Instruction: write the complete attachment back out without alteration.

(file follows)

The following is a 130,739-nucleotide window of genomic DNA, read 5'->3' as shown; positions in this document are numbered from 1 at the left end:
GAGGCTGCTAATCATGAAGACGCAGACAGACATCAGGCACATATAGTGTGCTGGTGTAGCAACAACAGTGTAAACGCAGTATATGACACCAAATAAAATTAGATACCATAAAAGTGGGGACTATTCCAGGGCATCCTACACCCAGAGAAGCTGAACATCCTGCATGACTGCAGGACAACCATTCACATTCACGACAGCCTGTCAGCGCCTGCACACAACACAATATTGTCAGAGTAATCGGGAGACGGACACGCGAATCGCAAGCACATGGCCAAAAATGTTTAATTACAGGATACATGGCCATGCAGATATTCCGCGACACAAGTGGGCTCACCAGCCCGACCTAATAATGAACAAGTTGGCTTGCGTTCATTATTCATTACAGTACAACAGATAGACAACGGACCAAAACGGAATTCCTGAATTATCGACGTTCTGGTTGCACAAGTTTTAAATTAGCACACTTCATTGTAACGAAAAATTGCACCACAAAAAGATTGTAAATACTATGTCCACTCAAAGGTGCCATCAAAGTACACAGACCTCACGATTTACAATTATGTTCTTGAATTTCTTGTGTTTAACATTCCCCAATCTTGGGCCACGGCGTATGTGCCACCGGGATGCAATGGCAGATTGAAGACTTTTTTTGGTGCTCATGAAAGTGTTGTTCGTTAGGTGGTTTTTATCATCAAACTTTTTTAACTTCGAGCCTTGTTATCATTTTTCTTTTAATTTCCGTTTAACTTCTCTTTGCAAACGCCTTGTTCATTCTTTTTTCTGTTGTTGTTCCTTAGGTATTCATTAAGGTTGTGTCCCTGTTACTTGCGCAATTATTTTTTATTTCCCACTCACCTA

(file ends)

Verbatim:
The following is a 130,739-nucleotide window of genomic DNA, read 5'->3' as shown; positions in this document are numbered from 1 at the left end:
GAGGCTGCTAATCATGAAGACGCAGACAGACATCAGGCACATATAGTGTGCTGGTGTAGCAACAACAGTGTAAACGCAGTATATGACACCAAATAAAATTAGATACCATAAAAGTGGGGACTATTCCAGGGCATCCTACACCCAGAGAAGCTGAACATCCTGCATGACTGCAGGACAACCATTCACATTCACGACAGCCTGTCAGCGCCTGCACACAACACAATATTGTCAGAGTAATCGGGAGACGGACACGCGAATCGCAAGCACATGGCCAAAAATGTTTAATTACAGGATACATGGCCATGCAGATATTCCGCGACACAAGTGGGCTCACCAGCCCGACCTAATAATGAACAAGTTGGCTTGCGTTCATTATTCATTACAGTACAACAGATAGACAACGGACCAAAACGGAATTCCTGAATTATCGACGTTCTGGTTGCACAAGTTTTAAATTAGCACACTTCATTGTAACGAAAAATTGCACCACAAAAAGATTGTAAATACTATGTCCACTCAAAGGTGCCATCAAAGTACACAGACCTCACGATTTACAATTATGTTCTTGAATTTCTTGTGTTTAACATTCCCCAATCTTGGGCCACGGCGTATGTGCCACCGGGATGCAATGGCAGATTGAAGACTTTTTTTGGTGCTCATGAAAGTGTTGTTCGTTAGGTGGTTTTTATCATCAAACTTTTTTAACTTCGAGCCTTGTTATCATTTTTCTTTTAATTTCCGTTTAACTTCTCTTTGCAAACGCCTTGTTCATTCTTTTTTCTGTTGTTGTTCCTTAGGTATTCATTAAGGTTGTGTCCCTGTTACTTGCGCAATTATTTTTTATTTCCCACTCACCTA